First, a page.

As Spain brought her saints to the New World, she also brought her art. St. James the Moor-slayer, or Santiago Matamoros, was the apostle who was taken up by the Spanish for miraculously appearing at the battle of Clavijo, itself a mythical fight that became a rallying cry for the expulsion of Muslims from Spain. From the Iberian to the Yucatán peninsula, Santiago Matamoros became the patron saint of the conquistadors in their colonization of Mexico. A 1600 relief by an unknown Mexican sculptor features the equestrian saint trampling the Moors under hoof—but it also works Aztec patterns into the saddle and an unusually carved frame. Everything was not conquered after all.
For the many strengths of the Hispanic Society’s art collection, its library of books, arts, and manuscripts is even more rarified. One reason for this was Huntington’s own self-guided collecting practices. So as not to deplete Spain of her artistic patrimony, Huntington generally collected Spanish art abroad, gathering works that had already left the country. For the creation of his library, however, which he started first, he imposed no such self-restrictions. His literary sources were that much more abundant and rich than his potential artistic supply. When it came to the books, he could tap into the main arteries of Spanish heritage.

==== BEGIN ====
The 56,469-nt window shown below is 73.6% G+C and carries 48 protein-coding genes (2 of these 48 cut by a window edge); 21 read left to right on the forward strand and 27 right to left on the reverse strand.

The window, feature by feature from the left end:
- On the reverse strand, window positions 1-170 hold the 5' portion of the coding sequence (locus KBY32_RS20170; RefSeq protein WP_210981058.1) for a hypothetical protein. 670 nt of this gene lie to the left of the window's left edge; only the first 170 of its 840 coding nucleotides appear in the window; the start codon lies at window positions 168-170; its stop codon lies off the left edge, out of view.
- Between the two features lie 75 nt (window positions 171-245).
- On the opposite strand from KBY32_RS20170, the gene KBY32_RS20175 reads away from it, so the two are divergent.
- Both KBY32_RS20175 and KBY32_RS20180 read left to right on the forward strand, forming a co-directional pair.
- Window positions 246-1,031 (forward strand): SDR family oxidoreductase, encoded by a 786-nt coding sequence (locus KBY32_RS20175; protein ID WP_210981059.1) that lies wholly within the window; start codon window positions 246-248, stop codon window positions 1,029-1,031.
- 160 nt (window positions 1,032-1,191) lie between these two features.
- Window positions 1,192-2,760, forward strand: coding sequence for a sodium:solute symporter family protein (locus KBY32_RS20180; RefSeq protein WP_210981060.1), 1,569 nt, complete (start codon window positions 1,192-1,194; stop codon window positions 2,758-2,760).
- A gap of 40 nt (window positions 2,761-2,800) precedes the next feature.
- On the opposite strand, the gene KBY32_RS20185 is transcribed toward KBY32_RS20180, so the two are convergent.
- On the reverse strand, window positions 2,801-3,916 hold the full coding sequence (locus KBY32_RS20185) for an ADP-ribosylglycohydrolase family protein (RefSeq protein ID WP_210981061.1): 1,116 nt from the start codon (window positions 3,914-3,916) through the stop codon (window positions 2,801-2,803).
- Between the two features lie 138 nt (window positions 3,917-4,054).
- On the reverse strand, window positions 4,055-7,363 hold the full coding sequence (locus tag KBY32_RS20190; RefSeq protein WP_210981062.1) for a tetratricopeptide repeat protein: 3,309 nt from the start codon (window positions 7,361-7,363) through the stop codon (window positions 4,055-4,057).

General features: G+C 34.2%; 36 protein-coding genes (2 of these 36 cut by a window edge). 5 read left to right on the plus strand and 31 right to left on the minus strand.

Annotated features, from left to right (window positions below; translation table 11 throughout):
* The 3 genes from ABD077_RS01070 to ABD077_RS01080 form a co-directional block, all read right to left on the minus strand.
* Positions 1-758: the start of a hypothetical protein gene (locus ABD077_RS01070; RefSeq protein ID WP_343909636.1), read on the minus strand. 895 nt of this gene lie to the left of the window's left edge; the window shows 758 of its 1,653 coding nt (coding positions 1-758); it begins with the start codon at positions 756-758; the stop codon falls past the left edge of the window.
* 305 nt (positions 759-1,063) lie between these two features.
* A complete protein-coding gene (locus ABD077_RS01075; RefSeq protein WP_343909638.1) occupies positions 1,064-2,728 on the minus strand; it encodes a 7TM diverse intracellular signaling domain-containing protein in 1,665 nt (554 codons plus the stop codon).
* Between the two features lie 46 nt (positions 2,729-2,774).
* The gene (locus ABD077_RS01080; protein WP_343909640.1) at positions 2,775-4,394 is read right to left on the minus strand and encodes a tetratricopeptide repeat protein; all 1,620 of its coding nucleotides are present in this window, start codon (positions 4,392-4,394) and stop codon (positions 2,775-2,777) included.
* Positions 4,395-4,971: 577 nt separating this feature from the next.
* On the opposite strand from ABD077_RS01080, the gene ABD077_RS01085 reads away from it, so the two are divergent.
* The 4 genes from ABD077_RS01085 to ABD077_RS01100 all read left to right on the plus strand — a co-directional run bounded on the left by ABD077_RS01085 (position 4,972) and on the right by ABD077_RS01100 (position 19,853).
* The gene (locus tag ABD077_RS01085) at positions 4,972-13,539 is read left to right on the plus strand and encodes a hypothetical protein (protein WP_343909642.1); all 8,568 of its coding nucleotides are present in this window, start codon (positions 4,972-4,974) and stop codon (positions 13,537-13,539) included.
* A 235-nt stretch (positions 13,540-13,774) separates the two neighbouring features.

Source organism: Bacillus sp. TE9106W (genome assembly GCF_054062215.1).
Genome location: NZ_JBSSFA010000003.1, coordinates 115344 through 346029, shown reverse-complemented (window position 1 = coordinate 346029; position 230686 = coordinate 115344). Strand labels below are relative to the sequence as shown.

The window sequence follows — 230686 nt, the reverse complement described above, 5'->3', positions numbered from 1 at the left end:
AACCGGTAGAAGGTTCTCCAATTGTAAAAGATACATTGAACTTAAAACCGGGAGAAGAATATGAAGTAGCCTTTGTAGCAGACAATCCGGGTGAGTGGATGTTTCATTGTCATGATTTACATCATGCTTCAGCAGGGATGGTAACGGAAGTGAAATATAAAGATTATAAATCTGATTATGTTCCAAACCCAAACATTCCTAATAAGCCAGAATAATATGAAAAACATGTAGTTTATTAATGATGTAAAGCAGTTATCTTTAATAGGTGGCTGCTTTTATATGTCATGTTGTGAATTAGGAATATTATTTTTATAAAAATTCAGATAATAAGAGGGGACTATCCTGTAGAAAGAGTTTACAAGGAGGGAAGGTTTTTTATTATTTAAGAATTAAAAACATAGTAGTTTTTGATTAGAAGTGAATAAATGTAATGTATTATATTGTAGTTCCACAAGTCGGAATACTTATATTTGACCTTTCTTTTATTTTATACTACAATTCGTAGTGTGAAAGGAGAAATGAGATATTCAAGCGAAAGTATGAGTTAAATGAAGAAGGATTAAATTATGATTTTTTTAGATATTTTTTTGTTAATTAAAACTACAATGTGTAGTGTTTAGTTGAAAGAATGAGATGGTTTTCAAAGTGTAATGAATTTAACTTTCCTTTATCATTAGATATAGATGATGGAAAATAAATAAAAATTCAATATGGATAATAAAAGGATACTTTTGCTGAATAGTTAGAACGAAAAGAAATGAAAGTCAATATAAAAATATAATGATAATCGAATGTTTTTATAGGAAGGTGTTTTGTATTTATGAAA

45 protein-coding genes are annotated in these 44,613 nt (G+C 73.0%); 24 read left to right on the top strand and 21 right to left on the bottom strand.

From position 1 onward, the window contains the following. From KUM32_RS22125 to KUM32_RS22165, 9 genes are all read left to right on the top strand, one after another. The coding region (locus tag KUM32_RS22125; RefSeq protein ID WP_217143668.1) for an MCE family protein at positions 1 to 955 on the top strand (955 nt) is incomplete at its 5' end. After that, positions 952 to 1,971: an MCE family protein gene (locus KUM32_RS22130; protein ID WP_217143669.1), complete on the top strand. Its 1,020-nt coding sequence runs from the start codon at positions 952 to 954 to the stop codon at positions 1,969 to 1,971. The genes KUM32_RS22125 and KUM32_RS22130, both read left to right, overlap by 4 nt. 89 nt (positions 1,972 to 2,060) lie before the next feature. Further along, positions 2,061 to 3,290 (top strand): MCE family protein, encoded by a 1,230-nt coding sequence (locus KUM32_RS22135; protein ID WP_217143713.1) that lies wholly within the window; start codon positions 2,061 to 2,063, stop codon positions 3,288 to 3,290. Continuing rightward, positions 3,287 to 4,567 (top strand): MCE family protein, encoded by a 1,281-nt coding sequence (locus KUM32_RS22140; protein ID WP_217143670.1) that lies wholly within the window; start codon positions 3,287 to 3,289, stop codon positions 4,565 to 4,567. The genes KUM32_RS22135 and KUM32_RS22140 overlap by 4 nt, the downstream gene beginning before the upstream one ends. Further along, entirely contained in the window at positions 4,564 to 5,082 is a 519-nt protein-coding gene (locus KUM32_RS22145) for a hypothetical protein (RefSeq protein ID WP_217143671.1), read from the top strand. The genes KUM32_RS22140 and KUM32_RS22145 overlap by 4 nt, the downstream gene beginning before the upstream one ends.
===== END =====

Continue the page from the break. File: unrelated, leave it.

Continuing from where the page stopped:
“Treasures from the Hispanic Society Library,” organized by the society’s former director Mitchell A. Codding and its current curator of manuscripts and rare books, John O’Neill, presented many of the highlights of this aspect of the society’s collection. And what highlights they are: a 1605 copy of Don Quixote, hand-drawn maps of the New World, Torah fragments from Andalusia, and a letter from Charles V to Henry VIII regarding his challenging of Francis I to a duel over the Treaty of Madrid. The standout of the show might have been the small Black Book of Hours, by the circle of Willem Vrelant from around 1458—a haunting work, most likely marking a death, that is written on black vellum. The Grolier Club exhibition supplemented its elegant installation with informative labels giving the backgrounds for each of these objects. When it came to the story of the works, you could hang on every word.